In our last round of UX interviews (December 2021) with our more data-savvy clients (in the fashion ecommerce biz) one thing kept coming up:
Detailed consumer insights from first-party customer data are becoming more and more valuable for new product development and sustainable marketing strategy.
So what follows is an unravelling of this common thread. For starters, why now? And how does our platform contribute?
First-party data matters more now. Why?
Market research and competitor analysis still matter but unique first-party data from actual customers will matter more in the future for two reasons:
- Advertising via third party data is done
The long predicted cookie-less future has arrived. Third-party data and even second-party data have lost their worth and ecommerce marketing teams are working harder to capitalize on the traffic they already have for better by cross selling more via personalized recommendations.
- Personalized experiences are expected
Digital-native young people have known nothing but personalized online shopping. Amazon and Netflix use machine learning to figure out what individual shoppers like, and now social shopping presents pleasantly familiar items being used by their peers in a steady stream of user-generated content.
This headline from 2020 on the topic sums up the situation and the Gen-Z attitude:
Consumer insights and product design
Imagine a product development team early on in the idea generation and design stage. The ultimate goal of course is too identify a specific product that hits its mark with a specific audience. But when it comes to actually designing the product, either iteratively or from zero to one, where to the ideas come from?
Consumer insights and user-centered design in the fashion industry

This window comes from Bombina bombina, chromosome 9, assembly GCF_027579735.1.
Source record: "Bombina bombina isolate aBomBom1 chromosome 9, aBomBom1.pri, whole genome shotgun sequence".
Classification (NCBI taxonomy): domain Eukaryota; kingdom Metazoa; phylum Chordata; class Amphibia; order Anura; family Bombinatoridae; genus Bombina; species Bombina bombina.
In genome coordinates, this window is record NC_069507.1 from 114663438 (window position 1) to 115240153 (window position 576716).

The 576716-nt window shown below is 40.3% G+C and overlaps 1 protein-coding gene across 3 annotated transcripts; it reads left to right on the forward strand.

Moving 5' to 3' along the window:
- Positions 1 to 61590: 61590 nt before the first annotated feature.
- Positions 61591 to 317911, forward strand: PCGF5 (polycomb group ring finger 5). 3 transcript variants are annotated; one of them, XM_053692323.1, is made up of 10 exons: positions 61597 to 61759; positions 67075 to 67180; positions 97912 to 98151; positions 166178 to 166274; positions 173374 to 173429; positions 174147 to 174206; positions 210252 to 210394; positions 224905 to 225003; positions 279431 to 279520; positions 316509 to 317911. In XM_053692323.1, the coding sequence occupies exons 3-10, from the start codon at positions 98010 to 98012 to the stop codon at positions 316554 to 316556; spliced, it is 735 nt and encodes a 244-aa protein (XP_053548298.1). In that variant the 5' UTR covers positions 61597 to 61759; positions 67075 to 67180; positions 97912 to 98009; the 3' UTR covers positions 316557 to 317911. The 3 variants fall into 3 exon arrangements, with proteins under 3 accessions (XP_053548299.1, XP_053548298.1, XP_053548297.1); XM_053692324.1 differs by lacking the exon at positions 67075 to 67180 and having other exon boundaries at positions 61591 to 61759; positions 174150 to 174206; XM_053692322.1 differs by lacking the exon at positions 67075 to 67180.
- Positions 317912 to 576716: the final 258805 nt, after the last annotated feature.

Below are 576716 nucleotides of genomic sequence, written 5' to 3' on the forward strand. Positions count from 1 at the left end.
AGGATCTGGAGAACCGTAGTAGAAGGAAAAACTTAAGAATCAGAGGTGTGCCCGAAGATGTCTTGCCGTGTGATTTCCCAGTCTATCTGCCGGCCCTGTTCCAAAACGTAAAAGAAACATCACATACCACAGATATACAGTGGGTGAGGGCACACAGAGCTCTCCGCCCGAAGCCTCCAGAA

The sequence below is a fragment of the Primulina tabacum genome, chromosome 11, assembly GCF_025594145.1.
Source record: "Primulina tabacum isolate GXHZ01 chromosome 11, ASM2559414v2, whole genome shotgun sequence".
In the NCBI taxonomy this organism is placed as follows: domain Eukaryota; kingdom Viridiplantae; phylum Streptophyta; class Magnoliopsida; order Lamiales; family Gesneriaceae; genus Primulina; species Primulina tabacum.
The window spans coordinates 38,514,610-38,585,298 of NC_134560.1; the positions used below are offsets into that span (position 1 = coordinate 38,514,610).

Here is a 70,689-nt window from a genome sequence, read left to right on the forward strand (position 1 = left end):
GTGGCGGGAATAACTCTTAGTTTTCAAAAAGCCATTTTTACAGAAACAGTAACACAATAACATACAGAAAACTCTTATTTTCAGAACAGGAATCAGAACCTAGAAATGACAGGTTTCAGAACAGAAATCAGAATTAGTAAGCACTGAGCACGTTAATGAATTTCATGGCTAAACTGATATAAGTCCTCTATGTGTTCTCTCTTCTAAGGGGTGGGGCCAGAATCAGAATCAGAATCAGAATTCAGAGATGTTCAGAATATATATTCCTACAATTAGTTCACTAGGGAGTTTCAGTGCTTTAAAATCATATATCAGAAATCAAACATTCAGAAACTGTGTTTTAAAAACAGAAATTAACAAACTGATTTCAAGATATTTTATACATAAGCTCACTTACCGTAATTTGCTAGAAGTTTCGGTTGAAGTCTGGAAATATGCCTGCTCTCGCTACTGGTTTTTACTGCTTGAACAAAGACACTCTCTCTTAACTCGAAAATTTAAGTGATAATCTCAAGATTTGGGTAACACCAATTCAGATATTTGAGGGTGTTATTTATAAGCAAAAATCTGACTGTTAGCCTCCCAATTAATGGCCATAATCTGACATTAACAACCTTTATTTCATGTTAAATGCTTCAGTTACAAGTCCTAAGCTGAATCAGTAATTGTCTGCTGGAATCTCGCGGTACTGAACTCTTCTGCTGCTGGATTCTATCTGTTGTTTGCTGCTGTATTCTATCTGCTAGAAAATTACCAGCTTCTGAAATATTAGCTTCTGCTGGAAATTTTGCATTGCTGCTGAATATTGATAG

While discussing consumer insights with one of our clients in the fashion industry, she clued us in to a well-known term from the design world: UCD.
The UCD (user-centered design) method “calls for involving users throughout the design process via a variety of research and design techniques so as to create highly usable and accessible products.” Source: International Design Foundation
It's a work flow that looks like this:
User requirements are the key. How a product is viewed, valued, and compared with other products based on features, price, season, etc., all factors in to fashion design.
The point is, with real time. 1-to-1 consumer insights, product designers are able to know what shoppers want and design the right thing at the right time.
What our clients need for product design
What our most data-savvy ecommerce teams crave most are consumer insights about shoppers that are already browsing their way along the brand's customer journey.
These are the VIP customers that love the brand and the online experience it provides. As it turns out, what ecommerce teams really want to know is what their customers like as they browse so their designs and their offerings can be on the cutting edge.